Frej (pronounced ‘fray’), the Williamsburg pop-up that only opens for three nights a week in a schizophrenic venue that wants to be many things to many hipsters, is the first New York restaurant of its ilk that fires on all cylinders. While influence has clearly been drawn from the Danish restaurant with a hat-trick to its name, Frej defies its own transient nature and distinctly feels like it is in the right place, at the right time … as Sam Elliot says in The Big Lebowski, it just “fits right in there.”
The two chefs — one raised in Sweden, one in Sydney, and both formerly of Corton — have come up with the perfect equation. The formula? It’s “5×2 = >$45,” meaning: they advertise five courses on their menu, but in reality you’ll likely get about ten dishes. Given the quality of the food, this is the most preposterously great value in tri-state fine dining you’re likely to find. But the $45 price of entry is only one of the reasons to go now.
You see, now that they’ve finally been discovered and reviewed by the big boys, it will be even harder to snag a coveted seat at the seven-table, Monday-Wednesday night restaurant that is bookable only via email. But you owe it to yourself to try. The food and overall dining experience really is that good.
If you had to label the food, you could call it New Yorkic™, as it combines the sensibilities of New Nordic cuisine with the produce of the New York area. And, they were so taken with Jane Herold’s earthenware, they use it exclusively in the restaurant. Sure, it resembles the now oft-duplicated dinnerware of that Danish restaurant, but it’s handmade in New York. Just like the food.
Operating out of a kitchen that is literally the size of your average closet, with very minimal equipment and no assistance in sight, these two chefs are cooking the food they like to eat and operating by their own rules. The result is subtle, yet intensely flavored dishes that are minimally plated but wholly memorable.
Highs from my meal in late March included a dish of “sunchokes, pear, elderflower and beef liver,” in which the ingredient listed last provided a tantalizing and binding flavor that had real staying power. Also stunning was a non-advertised course of “periwinkle, pork jowl, cabbage purée, pickled kohlrabi and bittercress.”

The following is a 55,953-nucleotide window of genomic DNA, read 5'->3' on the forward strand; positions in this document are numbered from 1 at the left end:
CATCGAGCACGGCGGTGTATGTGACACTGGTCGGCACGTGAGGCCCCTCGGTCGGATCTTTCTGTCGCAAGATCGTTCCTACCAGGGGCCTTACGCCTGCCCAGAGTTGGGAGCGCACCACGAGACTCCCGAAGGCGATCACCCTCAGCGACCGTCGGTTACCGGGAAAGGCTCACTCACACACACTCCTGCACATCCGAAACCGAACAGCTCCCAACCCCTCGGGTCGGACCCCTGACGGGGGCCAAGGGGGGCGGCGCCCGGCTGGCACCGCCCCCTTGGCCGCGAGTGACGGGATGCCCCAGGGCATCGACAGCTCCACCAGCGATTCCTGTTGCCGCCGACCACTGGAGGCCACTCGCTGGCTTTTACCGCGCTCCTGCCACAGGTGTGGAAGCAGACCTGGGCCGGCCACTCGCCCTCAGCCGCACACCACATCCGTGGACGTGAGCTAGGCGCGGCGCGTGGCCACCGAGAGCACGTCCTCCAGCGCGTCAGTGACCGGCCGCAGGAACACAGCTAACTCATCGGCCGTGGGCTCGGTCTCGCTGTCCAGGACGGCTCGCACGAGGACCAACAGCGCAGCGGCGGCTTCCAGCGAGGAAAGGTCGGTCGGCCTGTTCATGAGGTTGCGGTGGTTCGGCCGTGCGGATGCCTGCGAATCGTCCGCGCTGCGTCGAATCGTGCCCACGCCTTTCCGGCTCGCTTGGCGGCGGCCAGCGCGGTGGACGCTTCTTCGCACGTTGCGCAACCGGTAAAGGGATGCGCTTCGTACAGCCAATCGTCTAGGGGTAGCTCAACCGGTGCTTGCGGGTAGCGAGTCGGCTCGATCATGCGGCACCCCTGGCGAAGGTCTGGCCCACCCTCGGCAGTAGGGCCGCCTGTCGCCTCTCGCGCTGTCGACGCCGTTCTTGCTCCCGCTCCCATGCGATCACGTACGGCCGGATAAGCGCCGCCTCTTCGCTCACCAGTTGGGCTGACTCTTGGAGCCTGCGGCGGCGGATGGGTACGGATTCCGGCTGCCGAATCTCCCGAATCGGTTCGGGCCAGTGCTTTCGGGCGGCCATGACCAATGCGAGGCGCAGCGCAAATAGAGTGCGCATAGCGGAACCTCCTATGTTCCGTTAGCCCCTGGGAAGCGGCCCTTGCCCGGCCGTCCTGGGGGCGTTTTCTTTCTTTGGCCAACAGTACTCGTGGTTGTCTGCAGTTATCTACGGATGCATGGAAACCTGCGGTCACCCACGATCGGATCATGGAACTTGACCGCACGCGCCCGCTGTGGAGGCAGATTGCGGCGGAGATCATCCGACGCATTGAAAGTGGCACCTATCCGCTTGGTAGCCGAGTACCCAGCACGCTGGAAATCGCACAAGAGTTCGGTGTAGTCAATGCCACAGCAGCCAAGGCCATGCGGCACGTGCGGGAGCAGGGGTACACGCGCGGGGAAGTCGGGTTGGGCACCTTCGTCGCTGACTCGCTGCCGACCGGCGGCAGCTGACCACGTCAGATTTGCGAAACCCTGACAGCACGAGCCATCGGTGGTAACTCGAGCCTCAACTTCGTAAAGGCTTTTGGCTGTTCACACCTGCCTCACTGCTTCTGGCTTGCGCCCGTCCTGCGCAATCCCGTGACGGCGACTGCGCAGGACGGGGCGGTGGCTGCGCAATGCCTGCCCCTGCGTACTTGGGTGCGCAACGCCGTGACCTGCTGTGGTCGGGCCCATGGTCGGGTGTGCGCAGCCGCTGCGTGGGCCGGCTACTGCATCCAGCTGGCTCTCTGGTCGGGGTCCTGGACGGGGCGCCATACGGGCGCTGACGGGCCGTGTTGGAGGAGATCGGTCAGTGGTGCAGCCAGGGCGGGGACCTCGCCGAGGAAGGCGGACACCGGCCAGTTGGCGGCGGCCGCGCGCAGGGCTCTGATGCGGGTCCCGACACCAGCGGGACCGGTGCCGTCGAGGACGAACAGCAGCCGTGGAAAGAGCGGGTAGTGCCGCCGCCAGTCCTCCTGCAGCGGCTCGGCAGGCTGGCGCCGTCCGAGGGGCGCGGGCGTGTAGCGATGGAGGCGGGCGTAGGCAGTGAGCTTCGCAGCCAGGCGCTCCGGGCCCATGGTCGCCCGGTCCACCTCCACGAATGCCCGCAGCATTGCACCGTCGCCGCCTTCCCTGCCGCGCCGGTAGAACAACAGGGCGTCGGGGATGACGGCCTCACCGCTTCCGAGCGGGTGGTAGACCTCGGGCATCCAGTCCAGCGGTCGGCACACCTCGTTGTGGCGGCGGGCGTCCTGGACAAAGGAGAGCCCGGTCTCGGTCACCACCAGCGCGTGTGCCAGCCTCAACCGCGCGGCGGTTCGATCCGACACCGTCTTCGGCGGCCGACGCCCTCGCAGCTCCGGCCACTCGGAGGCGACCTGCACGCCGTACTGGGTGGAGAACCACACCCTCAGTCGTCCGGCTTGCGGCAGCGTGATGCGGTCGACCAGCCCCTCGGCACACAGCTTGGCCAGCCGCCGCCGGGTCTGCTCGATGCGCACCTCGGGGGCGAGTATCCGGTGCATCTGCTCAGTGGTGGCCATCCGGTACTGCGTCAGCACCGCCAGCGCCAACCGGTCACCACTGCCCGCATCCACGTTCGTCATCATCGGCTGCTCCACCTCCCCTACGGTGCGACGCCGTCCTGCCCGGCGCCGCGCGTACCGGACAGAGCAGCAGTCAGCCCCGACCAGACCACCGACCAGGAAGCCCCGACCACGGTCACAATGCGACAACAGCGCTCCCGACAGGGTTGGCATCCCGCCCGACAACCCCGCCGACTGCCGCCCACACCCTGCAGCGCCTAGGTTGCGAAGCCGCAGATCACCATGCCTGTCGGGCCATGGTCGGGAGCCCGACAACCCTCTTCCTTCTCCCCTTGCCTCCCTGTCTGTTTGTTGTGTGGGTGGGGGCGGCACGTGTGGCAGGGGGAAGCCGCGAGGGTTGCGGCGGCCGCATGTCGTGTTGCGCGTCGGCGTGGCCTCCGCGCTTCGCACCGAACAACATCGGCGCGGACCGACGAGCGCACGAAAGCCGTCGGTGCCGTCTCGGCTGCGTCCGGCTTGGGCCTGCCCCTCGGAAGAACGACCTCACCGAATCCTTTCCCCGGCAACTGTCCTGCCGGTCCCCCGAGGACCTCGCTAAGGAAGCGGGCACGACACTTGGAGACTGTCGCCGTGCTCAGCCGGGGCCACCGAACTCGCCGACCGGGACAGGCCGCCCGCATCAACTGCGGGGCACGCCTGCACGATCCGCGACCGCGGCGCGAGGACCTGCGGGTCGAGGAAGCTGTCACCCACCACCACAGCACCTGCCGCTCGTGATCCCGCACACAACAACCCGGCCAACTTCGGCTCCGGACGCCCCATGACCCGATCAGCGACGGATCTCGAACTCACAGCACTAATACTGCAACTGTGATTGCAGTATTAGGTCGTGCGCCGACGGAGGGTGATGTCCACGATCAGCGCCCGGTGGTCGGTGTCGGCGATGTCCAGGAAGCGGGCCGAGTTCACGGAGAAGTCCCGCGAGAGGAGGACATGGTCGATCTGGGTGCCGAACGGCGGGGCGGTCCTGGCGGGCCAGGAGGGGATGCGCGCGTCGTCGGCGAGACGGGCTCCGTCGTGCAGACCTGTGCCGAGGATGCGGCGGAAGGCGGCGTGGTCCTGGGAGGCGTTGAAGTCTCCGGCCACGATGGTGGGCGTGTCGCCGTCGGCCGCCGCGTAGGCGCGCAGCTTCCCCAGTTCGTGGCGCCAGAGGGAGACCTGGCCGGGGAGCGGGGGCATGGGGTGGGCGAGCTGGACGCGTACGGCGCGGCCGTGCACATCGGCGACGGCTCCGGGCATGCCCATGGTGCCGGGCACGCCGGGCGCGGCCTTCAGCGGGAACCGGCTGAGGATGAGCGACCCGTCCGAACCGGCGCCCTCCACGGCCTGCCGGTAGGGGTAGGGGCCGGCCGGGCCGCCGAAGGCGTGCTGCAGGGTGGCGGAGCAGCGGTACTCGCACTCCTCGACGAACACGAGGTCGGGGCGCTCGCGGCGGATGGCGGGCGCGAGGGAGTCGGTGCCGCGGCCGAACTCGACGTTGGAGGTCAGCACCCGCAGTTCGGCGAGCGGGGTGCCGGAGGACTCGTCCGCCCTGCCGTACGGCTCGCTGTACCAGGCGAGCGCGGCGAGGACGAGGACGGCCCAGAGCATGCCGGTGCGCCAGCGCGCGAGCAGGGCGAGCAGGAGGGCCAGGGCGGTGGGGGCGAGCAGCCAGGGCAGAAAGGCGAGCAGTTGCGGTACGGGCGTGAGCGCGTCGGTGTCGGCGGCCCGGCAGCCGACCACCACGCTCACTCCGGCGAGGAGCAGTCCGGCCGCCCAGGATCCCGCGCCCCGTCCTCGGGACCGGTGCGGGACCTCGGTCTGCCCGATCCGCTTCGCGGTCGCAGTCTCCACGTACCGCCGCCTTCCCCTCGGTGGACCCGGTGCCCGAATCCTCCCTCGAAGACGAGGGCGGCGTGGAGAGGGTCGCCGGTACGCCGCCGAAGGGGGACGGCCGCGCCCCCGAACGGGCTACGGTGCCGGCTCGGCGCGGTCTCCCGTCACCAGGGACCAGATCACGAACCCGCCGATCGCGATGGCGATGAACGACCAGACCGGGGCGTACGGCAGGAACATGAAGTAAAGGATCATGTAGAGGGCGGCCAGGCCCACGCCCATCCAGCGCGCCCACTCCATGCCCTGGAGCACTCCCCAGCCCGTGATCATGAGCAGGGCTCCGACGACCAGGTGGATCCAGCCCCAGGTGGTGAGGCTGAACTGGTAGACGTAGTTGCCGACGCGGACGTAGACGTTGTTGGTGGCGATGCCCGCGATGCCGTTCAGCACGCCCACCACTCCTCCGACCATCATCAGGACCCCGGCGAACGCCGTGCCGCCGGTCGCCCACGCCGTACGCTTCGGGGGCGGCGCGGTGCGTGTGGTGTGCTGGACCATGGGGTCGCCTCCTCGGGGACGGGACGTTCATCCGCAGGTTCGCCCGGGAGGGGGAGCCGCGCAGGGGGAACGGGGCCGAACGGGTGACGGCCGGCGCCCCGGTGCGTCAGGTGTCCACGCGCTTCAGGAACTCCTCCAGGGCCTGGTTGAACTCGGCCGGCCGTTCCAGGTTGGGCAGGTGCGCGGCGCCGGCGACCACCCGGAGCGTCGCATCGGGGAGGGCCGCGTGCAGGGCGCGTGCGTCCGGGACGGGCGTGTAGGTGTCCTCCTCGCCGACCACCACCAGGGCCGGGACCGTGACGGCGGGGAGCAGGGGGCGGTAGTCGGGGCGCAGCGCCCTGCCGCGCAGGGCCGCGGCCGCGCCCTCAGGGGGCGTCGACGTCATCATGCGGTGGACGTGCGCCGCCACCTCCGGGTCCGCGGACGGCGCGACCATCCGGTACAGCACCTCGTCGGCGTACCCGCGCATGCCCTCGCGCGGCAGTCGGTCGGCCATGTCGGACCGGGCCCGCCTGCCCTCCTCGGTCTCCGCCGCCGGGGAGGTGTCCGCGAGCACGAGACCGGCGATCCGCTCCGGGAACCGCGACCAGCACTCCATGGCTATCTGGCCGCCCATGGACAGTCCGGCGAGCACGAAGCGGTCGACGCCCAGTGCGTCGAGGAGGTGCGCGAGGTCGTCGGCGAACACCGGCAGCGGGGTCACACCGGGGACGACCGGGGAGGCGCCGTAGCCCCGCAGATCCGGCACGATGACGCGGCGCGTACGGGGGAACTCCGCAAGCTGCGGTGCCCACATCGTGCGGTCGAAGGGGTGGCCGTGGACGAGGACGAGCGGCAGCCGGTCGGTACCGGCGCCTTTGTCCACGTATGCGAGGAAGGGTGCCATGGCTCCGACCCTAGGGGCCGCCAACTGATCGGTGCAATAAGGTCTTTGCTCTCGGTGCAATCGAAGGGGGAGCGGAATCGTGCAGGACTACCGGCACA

But my favorite dishes of the night included one featuring the most translucent, sweet and succulent Maine shrimp I’ve tasted, a seriously divine fried veal sweetbread dish, with that trendy, orange-skinned Scandi rockstar (sea-buckthorn), padded out nicely with rosehip and miner’s lettuce. The cooking of the sweetbreads was perfectly judged, as were the textures surrounding it — something they pay very close attention to in their cooking. I was also enamored by a surprise dessert of (quite firm) goat milk custard that was flanked by seaweed shortbread crumbs, poached pear, allspice and crisped pear skin. It was one of the few savory desserts I have really savored.
The reason nearly all of the dishes are triumphant is that the chefs use a small number of high-quality, local suppliers and only select the best ingredients. Here, ‘best’ does not mean the most expensive produce, but rather off-cuts of meat and under-loved vegetables from which they will be able to tease out new and complex flavors, and that won’t cost and arm and a leg (although, in some cases, it may actually be leg they’re after).
Still, for $45 a meal (excluding drinks, tax and service), I’m not quite sure how they can be making any money out of what is essentially a ten-course tasting menu of seriously considered small plates. This is likely the reason that Frej is only a pop-up … at some point, someone will be smart enough to snag this duo’s dynamic food, and help them open a more traditional restaurant. Let’s just hope they are able to stay true to their vision and the roots they’ve now firmly planted.
The list of all the dishes from my meal can be found below, and the current menu is available on their site. I don’t know if they always dish out two times what they promise, but if you happen to get a reservation, hopefully you’ll get lucky twice.
A word to the wine: they stock a full bar, and have a nice, concise wine list consisting of about ten versatile wines that pair nicely with a variety of flavors and range in price between $29-$49/bottle. We had a $39/bottle Loire red blend of Pineau d’Aunis and Gamay (called ‘Poivre et Sel’ from Olivier Lemasson), which was very pleasant for the duration of the meal.
– Smoked brook trout, egg yolk, dill, chickweed, rye bread
– Sunchoke, pear, elderflower, beef liver
– Soft poached egg, scallop, porcini, cauliflower
– Beef cooked in hay, rutabaga, apple cider
– Cardamom parfait, raspberry, walnut
Additional Courses Served
– Periwinkle, pork jowl, cabbage puree, pickled kohlrabi, bittercress
– Fried veal sweetbread, sea-buckthorn, rosehip, miner’s lettuce
– Maine shrimp, baby potatoes, sprat milk, bee pollen
– Skate, fennel puree, pickled baby carrots, pearl onions, bronze fennel fronds
– Goat milk custard, seaweed shortbread, poached pear, allspice, pear skin
Photo credit: all photos are courtesy of Spanish Hipster (thank you).
*Note: I have dined at Frej once; our party paid for the entire cost of the meal; we were not given any ‘extras’ that other tables weren’t given also (to our knowledge); and were not known ahead-of-time by the house*